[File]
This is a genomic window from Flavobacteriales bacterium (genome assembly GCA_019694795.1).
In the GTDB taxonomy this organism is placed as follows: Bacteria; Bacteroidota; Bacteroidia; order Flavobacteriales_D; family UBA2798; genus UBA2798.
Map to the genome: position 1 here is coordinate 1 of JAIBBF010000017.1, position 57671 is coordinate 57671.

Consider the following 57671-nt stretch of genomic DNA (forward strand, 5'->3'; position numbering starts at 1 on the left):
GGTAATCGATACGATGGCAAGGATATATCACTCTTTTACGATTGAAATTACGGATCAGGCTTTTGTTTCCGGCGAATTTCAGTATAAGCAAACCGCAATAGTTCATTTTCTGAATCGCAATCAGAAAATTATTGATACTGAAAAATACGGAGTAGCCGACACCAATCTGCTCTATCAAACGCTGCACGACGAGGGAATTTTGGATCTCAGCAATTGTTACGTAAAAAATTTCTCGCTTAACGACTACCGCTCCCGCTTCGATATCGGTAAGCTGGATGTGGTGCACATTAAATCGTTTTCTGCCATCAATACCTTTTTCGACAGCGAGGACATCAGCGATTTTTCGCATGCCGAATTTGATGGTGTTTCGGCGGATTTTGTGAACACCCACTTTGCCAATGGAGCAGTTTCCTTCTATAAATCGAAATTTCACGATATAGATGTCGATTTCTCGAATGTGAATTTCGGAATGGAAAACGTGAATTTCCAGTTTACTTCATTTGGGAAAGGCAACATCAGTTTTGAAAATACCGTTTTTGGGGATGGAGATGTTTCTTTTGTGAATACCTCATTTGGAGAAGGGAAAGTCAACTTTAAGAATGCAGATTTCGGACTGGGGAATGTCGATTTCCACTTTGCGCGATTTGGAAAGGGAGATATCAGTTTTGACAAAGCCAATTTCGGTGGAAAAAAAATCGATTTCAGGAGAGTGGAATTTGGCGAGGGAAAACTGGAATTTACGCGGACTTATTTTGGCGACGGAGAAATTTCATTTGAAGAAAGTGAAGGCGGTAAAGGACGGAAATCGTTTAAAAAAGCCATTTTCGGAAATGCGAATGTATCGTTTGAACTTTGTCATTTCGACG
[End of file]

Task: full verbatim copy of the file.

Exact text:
This is a genomic window from Flavobacteriales bacterium (genome assembly GCA_019694795.1).
In the GTDB taxonomy this organism is placed as follows: Bacteria; Bacteroidota; Bacteroidia; order Flavobacteriales_D; family UBA2798; genus UBA2798.
Map to the genome: position 1 here is coordinate 1 of JAIBBF010000017.1, position 57671 is coordinate 57671.

Consider the following 57671-nt stretch of genomic DNA (forward strand, 5'->3'; position numbering starts at 1 on the left):
GGTAATCGATACGATGGCAAGGATATATCACTCTTTTACGATTGAAATTACGGATCAGGCTTTTGTTTCCGGCGAATTTCAGTATAAGCAAACCGCAATAGTTCATTTTCTGAATCGCAATCAGAAAATTATTGATACTGAAAAATACGGAGTAGCCGACACCAATCTGCTCTATCAAACGCTGCACGACGAGGGAATTTTGGATCTCAGCAATTGTTACGTAAAAAATTTCTCGCTTAACGACTACCGCTCCCGCTTCGATATCGGTAAGCTGGATGTGGTGCACATTAAATCGTTTTCTGCCATCAATACCTTTTTCGACAGCGAGGACATCAGCGATTTTTCGCATGCCGAATTTGATGGTGTTTCGGCGGATTTTGTGAACACCCACTTTGCCAATGGAGCAGTTTCCTTCTATAAATCGAAATTTCACGATATAGATGTCGATTTCTCGAATGTGAATTTCGGAATGGAAAACGTGAATTTCCAGTTTACTTCATTTGGGAAAGGCAACATCAGTTTTGAAAATACCGTTTTTGGGGATGGAGATGTTTCTTTTGTGAATACCTCATTTGGAGAAGGGAAAGTCAACTTTAAGAATGCAGATTTCGGACTGGGGAATGTCGATTTCCACTTTGCGCGATTTGGAAAGGGAGATATCAGTTTTGACAAAGCCAATTTCGGTGGAAAAAAAATCGATTTCAGGAGAGTGGAATTTGGCGAGGGAAAACTGGAATTTACGCGGACTTATTTTGGCGACGGAGAAATTTCATTTGAAGAAAGTGAAGGCGGTAAAGGACGGAAATCGTTTAAAAAAGCCATTTTCGGAAATGCGAATGTATCGTTTGAACTTTGTCATTTCGACG